Ran review by The Grim Ringler

In the halls of filmdom there are very few film directors that can be said to have affected their own films, let alone the way that other people make them. There are a few directors though that are so visionary and so talented that they make films that manage to transcend the limitations of the screen and touch the very souls of the viewers, and these are the directors that become the greats, the ones to be studied, stolen from, and emulated. Then there is Akira Kurosawa, a man whose talent and eye for the beauty of the macabre created a legend that shadowed him to the last of his days. Sadly though, Kurosawa isn’t nearly as well known as he should be in America and that’s a shame as his movies are the kind that movie fans insist rarely get made – things of such dark beauty that each seems like a new and wondrous dream unto itself. Kurosawa is considered by many to be, if not the greatest filmmaker the world has known, then to be in that small, small group of people, and that my friends is not even the half of it. A Japanese director, Kurosawa brought the age of the samurai and feudal Japan to the age of Shakespeare, creating several Shakespeare adaptations that melded the works of the bard with an era that we Americans still know very little about. In Ran Kurosawa takes on King Lear and in so doing has created a film of war, family, and betrayal that is as haunting as anything you may see.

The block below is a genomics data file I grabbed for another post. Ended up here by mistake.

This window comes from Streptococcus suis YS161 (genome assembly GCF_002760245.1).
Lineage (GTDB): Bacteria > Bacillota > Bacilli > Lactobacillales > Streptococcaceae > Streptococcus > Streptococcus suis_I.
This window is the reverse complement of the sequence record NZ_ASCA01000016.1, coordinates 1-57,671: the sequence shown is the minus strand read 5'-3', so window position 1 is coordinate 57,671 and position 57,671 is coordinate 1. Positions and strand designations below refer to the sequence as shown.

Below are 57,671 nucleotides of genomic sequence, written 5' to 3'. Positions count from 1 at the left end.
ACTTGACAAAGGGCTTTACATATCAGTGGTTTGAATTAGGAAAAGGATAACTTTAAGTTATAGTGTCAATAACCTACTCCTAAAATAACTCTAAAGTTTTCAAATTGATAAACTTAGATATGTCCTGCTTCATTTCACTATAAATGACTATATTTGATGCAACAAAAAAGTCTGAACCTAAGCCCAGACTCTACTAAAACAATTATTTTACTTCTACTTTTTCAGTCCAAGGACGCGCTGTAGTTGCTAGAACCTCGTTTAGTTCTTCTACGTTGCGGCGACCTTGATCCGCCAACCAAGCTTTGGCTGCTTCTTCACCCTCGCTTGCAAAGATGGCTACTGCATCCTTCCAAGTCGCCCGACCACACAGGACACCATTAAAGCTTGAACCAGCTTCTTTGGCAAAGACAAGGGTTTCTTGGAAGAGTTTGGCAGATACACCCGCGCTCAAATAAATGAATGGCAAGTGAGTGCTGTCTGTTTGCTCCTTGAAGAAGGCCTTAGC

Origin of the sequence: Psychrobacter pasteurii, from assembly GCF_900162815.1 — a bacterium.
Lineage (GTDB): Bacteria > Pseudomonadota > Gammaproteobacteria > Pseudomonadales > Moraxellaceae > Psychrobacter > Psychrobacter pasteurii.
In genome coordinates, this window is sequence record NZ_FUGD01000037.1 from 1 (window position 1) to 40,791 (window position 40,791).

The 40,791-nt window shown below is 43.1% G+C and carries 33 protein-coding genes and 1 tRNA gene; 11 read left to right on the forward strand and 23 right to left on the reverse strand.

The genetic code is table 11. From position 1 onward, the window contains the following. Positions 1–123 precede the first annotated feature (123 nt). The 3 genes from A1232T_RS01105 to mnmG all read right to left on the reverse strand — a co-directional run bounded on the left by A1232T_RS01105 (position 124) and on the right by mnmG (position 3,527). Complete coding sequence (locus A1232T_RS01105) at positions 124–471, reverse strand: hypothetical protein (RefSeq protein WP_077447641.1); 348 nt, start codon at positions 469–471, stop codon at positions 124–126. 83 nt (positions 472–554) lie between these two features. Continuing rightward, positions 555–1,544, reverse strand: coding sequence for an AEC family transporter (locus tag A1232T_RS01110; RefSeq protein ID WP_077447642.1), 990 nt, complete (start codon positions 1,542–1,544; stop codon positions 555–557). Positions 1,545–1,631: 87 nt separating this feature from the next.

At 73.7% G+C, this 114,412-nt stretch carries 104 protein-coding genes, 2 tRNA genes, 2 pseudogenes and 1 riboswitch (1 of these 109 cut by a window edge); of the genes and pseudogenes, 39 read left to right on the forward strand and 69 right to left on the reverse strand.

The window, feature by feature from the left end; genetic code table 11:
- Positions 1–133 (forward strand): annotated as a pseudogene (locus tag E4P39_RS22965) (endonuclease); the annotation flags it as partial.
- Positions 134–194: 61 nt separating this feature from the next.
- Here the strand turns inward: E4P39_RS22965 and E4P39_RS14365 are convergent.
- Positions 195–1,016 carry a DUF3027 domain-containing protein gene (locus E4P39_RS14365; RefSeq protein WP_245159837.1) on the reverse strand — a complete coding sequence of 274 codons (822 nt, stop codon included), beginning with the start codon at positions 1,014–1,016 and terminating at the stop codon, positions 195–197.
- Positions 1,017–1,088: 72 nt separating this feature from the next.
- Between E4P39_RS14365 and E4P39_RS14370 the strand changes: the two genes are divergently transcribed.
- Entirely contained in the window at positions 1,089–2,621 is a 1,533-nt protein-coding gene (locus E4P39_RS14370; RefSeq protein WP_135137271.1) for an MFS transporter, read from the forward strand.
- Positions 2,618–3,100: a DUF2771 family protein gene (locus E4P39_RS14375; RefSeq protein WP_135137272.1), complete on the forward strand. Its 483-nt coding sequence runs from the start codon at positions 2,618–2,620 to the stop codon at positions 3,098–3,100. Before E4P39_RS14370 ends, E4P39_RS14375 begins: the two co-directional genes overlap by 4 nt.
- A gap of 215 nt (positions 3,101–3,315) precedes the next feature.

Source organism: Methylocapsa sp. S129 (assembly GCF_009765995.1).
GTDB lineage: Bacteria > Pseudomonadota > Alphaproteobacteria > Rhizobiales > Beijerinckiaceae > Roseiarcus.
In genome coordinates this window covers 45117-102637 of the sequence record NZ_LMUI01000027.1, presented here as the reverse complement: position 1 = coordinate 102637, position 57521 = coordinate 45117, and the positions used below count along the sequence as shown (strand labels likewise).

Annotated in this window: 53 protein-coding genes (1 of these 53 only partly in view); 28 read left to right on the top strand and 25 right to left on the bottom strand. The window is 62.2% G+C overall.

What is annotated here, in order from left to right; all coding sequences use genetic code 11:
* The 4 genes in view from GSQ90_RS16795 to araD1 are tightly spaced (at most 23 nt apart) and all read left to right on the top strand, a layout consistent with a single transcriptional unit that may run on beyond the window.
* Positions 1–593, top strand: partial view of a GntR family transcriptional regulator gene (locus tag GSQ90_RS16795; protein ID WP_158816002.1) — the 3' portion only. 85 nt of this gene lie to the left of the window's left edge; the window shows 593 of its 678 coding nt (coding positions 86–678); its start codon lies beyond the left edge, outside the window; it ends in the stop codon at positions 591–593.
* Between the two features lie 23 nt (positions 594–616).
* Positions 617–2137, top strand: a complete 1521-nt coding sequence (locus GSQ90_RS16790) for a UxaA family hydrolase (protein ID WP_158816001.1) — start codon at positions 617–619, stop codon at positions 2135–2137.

Ran is set during the age of Feudalism in Japan and finds a father and King, the aging Lord Hidetora, ready to step down from his thrown and give it to one of his three sons. He has called for a hunting party filled with his allies and friends and has chosen this time to step away from his position but when the son he has chosen to take his place refuses the honor, Hidetora flies into a rage, fueled by the flattery of his other two, more power-hungry sons. Hidetora, refusing to listen to the advice of his councilor, banishes his son, damning him for his impudence and his refusal to honor his father. And the son, unable to understand what is happening and sensing the treachery in his brothers, leaves his father, heartbroken, banished and alone. The councilor too is banished from the site of the King and all that remain are the yes-men and the two scheming sons. Hidetora thus gives the next oldest son the lordship under the stipulation that he shall always be welcome at either son’s palace and will still be held in a place of honor. The sons both agree to this and the matter seems to be settled. But as Hidetora eases into a civilian life again he quickly becomes a burden on the son that has taken the lordship, the son’s wife (a woman who has lost her family to the treachery of Hidetora and whom must now live in the castle of her father as the wife of her mortal enemy’s son) insisting that the former lord is still acting as if he himself is the king and needs to be dealt with. Unwilling to compromise his behavior, Hidetora leaves his son’s castle and rides out with his bodyguards to the castle of his other son, arriving only to be told that his caravan of guards must stay outside the castle’s walls by order of the king. Infuriated, Hidetora refuses to stay, angered that his sons are treating he and his warriors this way, so he sets out for the last castle in the kingdom, one that has been all but forgotten and which he feels should belong to him. The new king’s wife though sees this as an outrage, as a complete affront to the power of his son, and so she presses her husband to join with his brother to put the king out of the castle. And as the war against Hidetora rages, his men dying by the dozen as they protect their lord, Hidetora’s mind shatters and though he escapes his death at the hands of his sons (one of whom is murdered by the other in a play for power), he walks now in a nightmare world, re-living every evil act he has committed and unable to free himself of these walking dreams. Meanwhile the son that had always loved and stood by him hears news of the treachery that has happened and gathers an army to find his father (who is wandering the countryside gibbering, shadowed by his fool, the only person to see through everything that has happened and to speak the truth of it) and setting up a final battle pitting brother against brother, army against army, with Hidetora, their mad father in the middle, haunted by the ghosts of his own villainy.